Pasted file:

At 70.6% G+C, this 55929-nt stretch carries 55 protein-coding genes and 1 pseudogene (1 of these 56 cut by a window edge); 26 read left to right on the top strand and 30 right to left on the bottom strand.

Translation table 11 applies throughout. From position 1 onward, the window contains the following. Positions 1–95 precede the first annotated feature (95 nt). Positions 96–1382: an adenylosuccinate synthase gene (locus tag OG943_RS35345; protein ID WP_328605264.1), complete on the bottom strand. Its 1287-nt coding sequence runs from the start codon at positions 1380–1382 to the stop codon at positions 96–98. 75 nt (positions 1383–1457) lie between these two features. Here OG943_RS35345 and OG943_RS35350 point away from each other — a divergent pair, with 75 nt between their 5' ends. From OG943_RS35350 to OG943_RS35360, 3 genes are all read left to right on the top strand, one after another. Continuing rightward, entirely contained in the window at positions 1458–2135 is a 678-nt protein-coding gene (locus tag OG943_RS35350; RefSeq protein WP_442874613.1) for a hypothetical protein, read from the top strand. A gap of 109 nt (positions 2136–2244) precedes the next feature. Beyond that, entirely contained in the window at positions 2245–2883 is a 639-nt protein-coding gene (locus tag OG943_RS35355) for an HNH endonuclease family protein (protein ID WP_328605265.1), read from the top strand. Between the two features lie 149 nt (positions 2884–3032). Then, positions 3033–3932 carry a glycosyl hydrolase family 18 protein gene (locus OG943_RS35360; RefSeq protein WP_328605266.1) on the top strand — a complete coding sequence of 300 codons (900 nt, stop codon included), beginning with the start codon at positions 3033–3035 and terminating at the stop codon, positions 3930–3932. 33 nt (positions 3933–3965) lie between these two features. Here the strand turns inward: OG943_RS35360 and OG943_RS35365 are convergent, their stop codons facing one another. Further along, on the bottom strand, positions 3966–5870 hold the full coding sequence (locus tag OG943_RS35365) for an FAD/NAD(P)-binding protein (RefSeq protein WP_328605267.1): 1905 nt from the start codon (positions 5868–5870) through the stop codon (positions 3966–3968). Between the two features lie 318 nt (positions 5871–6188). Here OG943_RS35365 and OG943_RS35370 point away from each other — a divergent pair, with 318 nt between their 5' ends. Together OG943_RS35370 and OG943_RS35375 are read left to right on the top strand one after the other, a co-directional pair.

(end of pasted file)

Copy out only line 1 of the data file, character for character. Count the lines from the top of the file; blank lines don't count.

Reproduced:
At 70.6% G+C, this 55929-nt stretch carries 55 protein-coding genes and 1 pseudogene (1 of these 56 cut by a window edge); 26 read left to right on the top strand and 30 right to left on the bottom strand.